The value of the cards: Aces are low, Kings are high, and everything in between
In Pyramid Solitaire, the cards have different values depending on their rank. Aces are worth 1 point, twos are worth 2 points, threes are worth 3 points, and so on until tens are worth 10 points. Jacks are worth 11 points, queens are worth 12 points, and kings are worth 13 points.
The layout of the game: A pyramid of 28 cards and a stock of 24 cards
To start the game, you need a standard 52-card deck. Shuffle the cards well and deal them face-up into a pyramid shape on the table. The pyramid consists of seven rows of cards, with one card on the top row, two cards on the second row, three cards on the third row, and so on until there are seven cards on the bottom row. The cards should overlap slightly so that you can see their values.
The remaining 24 cards are placed face-down next to the pyramid to form the stock pile. This is where you draw cards from when you need more options.
The moves of the game: Match pairs of cards that add up to 13
To play the game, you need to find pairs of cards that add up to 13 and remove them from the board. You can match any two exposed cards from the pyramid or from the stock pile as long as their values total 13. For example, you can match a six and a seven, a four and a nine, or an ace and a queen.
You can also remove a single king from the board without needing a match, since it has a value of 13 by itself.
When you remove a pair of cards or a king from the pyramid, you may expose new cards that were previously covered by them. This gives you more possibilities for making matches.
If you run out of matches in the pyramid or in the stock pile, you can draw one card at a time from the stock pile and place it face-up on top of a waste pile next to it. You can then match this card with any exposed card from the pyramid or from the waste pile as long as their values add up to 13.
You can only draw one card at a time from the stock pile and you cannot go back to previous cards in the waste pile. Once the stock pile is empty, you have to rely on the remaining cards in the pyramid and in the waste pile. The game is over when you have removed all the cards from the pyramid or when you have no more moves left.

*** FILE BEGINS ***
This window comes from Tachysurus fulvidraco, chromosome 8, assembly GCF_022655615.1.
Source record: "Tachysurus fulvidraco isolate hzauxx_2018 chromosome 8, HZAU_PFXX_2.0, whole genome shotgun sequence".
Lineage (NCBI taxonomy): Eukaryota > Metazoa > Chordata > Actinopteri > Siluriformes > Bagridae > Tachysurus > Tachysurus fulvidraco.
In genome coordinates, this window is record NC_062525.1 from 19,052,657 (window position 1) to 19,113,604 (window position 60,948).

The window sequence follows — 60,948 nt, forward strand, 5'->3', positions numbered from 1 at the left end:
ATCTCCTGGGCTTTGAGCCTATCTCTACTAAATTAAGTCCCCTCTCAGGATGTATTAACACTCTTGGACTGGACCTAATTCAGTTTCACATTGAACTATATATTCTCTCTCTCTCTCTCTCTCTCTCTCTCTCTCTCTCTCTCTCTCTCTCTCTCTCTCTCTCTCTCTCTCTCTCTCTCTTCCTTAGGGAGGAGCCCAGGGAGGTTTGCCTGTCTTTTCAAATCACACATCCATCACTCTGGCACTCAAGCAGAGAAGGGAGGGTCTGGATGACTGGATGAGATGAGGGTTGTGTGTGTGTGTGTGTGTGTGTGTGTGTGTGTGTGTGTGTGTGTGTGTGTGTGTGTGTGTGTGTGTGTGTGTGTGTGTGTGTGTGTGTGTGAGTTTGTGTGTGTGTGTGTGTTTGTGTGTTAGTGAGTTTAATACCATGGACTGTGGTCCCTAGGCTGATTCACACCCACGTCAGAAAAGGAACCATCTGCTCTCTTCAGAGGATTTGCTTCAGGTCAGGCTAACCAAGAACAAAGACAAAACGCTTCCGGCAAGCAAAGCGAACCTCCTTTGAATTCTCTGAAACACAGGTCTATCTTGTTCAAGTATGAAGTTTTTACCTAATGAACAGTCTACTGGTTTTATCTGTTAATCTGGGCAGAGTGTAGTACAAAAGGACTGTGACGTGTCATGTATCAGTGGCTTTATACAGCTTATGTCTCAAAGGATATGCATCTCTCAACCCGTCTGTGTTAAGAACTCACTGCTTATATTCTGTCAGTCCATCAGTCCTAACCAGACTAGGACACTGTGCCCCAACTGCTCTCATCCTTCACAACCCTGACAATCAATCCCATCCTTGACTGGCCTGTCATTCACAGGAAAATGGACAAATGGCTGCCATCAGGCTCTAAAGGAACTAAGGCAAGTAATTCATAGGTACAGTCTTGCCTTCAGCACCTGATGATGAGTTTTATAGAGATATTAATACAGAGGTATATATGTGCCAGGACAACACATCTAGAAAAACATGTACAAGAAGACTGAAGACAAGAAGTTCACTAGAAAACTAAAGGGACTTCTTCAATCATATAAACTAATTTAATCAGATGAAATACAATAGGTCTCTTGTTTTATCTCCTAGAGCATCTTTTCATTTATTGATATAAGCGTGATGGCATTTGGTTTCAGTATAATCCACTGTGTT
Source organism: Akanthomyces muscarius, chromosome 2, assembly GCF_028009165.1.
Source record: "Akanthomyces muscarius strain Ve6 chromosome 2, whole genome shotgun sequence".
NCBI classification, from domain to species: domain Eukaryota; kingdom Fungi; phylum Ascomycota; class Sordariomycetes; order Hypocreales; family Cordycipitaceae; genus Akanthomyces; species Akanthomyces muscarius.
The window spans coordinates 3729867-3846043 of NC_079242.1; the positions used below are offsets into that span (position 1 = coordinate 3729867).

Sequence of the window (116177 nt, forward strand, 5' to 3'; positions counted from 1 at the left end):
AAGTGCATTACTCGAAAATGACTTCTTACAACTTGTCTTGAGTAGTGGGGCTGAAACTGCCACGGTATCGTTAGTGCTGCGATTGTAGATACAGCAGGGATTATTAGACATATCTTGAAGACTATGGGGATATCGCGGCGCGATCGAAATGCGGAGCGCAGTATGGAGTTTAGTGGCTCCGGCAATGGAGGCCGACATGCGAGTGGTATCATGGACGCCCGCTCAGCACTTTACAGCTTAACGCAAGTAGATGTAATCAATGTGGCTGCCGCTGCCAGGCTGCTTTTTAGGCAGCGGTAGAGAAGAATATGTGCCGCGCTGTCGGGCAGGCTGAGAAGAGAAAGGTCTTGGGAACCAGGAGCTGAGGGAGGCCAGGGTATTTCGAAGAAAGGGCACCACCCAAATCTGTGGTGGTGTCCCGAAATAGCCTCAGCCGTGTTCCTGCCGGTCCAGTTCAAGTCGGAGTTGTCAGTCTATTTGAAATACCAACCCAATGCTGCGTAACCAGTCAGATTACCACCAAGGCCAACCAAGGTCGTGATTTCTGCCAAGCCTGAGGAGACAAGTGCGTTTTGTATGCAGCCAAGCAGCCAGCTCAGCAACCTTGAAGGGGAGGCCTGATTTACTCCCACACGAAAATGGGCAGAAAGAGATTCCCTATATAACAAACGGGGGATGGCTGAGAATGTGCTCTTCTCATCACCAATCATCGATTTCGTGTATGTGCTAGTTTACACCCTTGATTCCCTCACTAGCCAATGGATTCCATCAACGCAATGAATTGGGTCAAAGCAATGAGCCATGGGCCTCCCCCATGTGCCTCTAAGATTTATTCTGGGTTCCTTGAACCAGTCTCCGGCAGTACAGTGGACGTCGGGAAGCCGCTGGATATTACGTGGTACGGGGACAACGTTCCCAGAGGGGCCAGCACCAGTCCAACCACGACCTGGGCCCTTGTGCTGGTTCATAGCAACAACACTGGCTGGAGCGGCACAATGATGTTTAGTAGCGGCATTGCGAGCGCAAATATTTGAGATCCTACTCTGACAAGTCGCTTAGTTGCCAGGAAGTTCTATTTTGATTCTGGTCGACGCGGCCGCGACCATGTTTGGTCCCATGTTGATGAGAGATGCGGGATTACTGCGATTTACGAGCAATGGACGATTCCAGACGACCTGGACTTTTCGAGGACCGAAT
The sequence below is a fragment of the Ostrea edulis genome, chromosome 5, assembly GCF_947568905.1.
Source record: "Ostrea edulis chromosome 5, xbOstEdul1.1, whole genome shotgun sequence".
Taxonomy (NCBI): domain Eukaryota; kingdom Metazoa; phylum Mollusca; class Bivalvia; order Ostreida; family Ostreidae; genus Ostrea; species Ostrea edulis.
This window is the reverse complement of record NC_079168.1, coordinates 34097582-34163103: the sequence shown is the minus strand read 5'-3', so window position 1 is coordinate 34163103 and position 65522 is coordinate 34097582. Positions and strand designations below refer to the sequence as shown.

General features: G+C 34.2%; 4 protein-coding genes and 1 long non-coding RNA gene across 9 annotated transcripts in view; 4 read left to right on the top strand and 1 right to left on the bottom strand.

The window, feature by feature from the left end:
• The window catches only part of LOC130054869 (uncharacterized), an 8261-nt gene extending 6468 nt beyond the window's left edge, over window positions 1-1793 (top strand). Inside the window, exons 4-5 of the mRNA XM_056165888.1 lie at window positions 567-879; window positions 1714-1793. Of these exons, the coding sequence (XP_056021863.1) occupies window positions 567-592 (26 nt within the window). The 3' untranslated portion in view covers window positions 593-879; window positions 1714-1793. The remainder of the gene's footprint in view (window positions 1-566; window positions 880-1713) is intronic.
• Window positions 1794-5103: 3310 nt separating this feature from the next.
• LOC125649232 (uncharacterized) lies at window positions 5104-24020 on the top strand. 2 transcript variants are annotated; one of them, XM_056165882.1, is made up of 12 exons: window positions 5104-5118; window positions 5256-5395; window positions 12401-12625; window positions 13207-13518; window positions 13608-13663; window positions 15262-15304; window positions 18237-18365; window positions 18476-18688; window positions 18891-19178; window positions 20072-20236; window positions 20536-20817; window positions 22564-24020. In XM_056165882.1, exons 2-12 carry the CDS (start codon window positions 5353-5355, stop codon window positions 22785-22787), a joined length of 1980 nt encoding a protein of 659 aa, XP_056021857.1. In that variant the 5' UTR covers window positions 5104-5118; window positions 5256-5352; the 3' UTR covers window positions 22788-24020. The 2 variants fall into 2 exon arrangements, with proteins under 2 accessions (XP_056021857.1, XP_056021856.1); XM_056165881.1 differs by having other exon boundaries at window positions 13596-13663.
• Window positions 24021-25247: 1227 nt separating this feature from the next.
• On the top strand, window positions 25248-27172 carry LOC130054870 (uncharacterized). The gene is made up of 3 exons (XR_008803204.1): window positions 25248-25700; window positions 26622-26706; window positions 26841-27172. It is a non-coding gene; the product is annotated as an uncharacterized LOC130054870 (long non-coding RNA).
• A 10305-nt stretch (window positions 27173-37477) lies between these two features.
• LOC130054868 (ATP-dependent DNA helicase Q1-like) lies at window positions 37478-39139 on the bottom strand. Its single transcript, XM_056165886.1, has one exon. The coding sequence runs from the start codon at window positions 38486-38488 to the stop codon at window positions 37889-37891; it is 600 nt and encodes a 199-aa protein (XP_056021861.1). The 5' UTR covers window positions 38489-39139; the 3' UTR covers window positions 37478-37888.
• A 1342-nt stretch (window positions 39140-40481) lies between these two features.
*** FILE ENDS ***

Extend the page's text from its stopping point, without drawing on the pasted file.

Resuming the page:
The variations of Pyramid Solitaire: How to spice up your game with different modes and options
Pyramid Solitaire is a versatile game that can be played in different ways to suit your preferences and mood. There are many variations of the game that change the rules, the layout, or the difficulty level. Here are some of the most common and popular variations that you can try:
Relaxed Pyramid: Win by clearing the pyramid only
This is a simpler and easier version of Pyramid Solitaire that does not require you to remove all the cards from the stock pile and the waste pile. You only need to clear the pyramid to win the game. This means that you can ignore the cards in the stock pile and the waste pile and focus on the pyramid only. This also means that you have more chances of winning, as you don't have to worry about running out of cards or moves.
Tut's Tomb: Deal three cards at a time from the stock and stack them in a pile
This is a more challenging and interesting version of Pyramid Solitaire that changes the way you draw cards from the stock pile. Instead of drawing one card at a time, you draw three cards at a time and place them face-up on top of each other in a single waste pile. You can then match any of these three cards with any exposed card from the pyramid as long as their values add up to 13. You can also remove a single king from any of these three cards without needing a match.
This variation adds more strategy and complexity to the game, as you have to decide which card to match first and which card to leave for later. You also have to pay attention to the order of the cards in the waste pile, as you cannot go back to